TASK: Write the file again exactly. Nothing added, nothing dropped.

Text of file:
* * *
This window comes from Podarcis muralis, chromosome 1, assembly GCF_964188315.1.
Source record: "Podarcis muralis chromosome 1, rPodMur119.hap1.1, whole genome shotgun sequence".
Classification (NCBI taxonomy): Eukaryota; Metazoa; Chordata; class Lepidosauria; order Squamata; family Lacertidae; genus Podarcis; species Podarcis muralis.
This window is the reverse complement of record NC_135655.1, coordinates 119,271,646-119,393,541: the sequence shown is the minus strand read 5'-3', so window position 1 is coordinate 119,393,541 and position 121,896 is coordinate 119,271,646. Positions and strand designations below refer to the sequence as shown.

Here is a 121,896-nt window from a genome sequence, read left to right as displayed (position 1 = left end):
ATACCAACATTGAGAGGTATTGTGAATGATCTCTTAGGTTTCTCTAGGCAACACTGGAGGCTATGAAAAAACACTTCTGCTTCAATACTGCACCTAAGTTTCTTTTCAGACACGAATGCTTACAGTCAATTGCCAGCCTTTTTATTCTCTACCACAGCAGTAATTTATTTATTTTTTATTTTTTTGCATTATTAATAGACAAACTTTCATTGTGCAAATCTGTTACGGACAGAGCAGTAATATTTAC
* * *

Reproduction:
This window comes from Podarcis muralis, chromosome 1, assembly GCF_964188315.1.
Source record: "Podarcis muralis chromosome 1, rPodMur119.hap1.1, whole genome shotgun sequence".
Classification (NCBI taxonomy): Eukaryota; Metazoa; Chordata; class Lepidosauria; order Squamata; family Lacertidae; genus Podarcis; species Podarcis muralis.
This window is the reverse complement of record NC_135655.1, coordinates 119,271,646-119,393,541: the sequence shown is the minus strand read 5'-3', so window position 1 is coordinate 119,393,541 and position 121,896 is coordinate 119,271,646. Positions and strand designations below refer to the sequence as shown.

Here is a 121,896-nt window from a genome sequence, read left to right as displayed (position 1 = left end):
ATACCAACATTGAGAGGTATTGTGAATGATCTCTTAGGTTTCTCTAGGCAACACTGGAGGCTATGAAAAAACACTTCTGCTTCAATACTGCACCTAAGTTTCTTTTCAGACACGAATGCTTACAGTCAATTGCCAGCCTTTTTATTCTCTACCACAGCAGTAATTTATTTATTTTTTATTTTTTTGCATTATTAATAGACAAACTTTCATTGTGCAAATCTGTTACGGACAGAGCAGTAATATTTAC